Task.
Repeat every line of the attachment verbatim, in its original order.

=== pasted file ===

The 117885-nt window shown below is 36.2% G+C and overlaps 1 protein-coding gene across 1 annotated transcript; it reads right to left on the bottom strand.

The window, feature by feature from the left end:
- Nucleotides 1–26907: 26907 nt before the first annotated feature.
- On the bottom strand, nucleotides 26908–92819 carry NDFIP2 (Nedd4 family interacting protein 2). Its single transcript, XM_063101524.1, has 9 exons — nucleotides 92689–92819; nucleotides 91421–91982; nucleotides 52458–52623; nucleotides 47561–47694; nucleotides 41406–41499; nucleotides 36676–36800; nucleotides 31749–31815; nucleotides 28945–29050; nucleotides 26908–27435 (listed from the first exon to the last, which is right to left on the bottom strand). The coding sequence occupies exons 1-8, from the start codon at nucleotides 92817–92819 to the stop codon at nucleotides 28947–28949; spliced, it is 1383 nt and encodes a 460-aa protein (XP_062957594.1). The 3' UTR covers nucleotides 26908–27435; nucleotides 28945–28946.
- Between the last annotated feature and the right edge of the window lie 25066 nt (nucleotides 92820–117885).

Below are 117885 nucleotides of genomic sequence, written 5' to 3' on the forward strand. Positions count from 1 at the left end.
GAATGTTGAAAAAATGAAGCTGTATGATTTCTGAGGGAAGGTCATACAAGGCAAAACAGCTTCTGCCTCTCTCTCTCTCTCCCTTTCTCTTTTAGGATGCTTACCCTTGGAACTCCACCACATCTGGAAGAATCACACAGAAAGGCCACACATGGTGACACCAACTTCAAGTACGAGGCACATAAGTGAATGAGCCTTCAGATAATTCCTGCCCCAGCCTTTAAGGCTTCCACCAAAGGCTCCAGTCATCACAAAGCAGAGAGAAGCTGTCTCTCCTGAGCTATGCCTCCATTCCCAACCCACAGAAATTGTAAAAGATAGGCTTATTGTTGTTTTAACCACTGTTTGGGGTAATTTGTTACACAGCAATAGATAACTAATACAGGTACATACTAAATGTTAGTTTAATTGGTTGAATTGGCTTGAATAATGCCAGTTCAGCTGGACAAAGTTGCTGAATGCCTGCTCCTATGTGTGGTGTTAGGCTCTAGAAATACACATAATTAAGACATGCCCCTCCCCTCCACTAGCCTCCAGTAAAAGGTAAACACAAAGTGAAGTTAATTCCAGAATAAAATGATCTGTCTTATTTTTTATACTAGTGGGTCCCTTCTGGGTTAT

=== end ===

The 117885-nt window shown below is 36.2% G+C and overlaps 1 protein-coding gene across 1 annotated transcript; it reads right to left on the bottom strand.

The window, feature by feature from the left end:
- Nucleotides 1–26907: 26907 nt before the first annotated feature.
- On the bottom strand, nucleotides 26908–92819 carry NDFIP2 (Nedd4 family interacting protein 2). Its single transcript, XM_063101524.1, has 9 exons — nucleotides 92689–92819; nucleotides 91421–91982; nucleotides 52458–52623; nucleotides 47561–47694; nucleotides 41406–41499; nucleotides 36676–36800; nucleotides 31749–31815; nucleotides 28945–29050; nucleotides 26908–27435 (listed from the first exon to the last, which is right to left on the bottom strand). The coding sequence occupies exons 1-8, from the start codon at nucleotides 92817–92819 to the stop codon at nucleotides 28947–28949; spliced, it is 1383 nt and encodes a 460-aa protein (XP_062957594.1). The 3' UTR covers nucleotides 26908–27435; nucleotides 28945–28946.
- Between the last annotated feature and the right edge of the window lie 25066 nt (nucleotides 92820–117885).

Below are 117885 nucleotides of genomic sequence, written 5' to 3' on the forward strand. Positions count from 1 at the left end.
GAATGTTGAAAAAATGAAGCTGTATGATTTCTGAGGGAAGGTCATACAAGGCAAAACAGCTTCTGCCTCTCTCTCTCTCTCCCTTTCTCTTTTAGGATGCTTACCCTTGGAACTCCACCACATCTGGAAGAATCACACAGAAAGGCCACACATGGTGACACCAACTTCAAGTACGAGGCACATAAGTGAATGAGCCTTCAGATAATTCCTGCCCCAGCCTTTAAGGCTTCCACCAAAGGCTCCAGTCATCACAAAGCAGAGAGAAGCTGTCTCTCCTGAGCTATGCCTCCATTCCCAACCCACAGAAATTGTAAAAGATAGGCTTATTGTTGTTTTAACCACTGTTTGGGGTAATTTGTTACACAGCAATAGATAACTAATACAGGTACATACTAAATGTTAGTTTAATTGGTTGAATTGGCTTGAATAATGCCAGTTCAGCTGGACAAAGTTGCTGAATGCCTGCTCCTATGTGTGGTGTTAGGCTCTAGAAATACACATAATTAAGACATGCCCCTCCCCTCCACTAGCCTCCAGTAAAAGGTAAACACAAAGTGAAGTTAATTCCAGAATAAAATGATCTGTCTTATTTTTTATACTAGTGGGTCCCTTCTGGGTTAT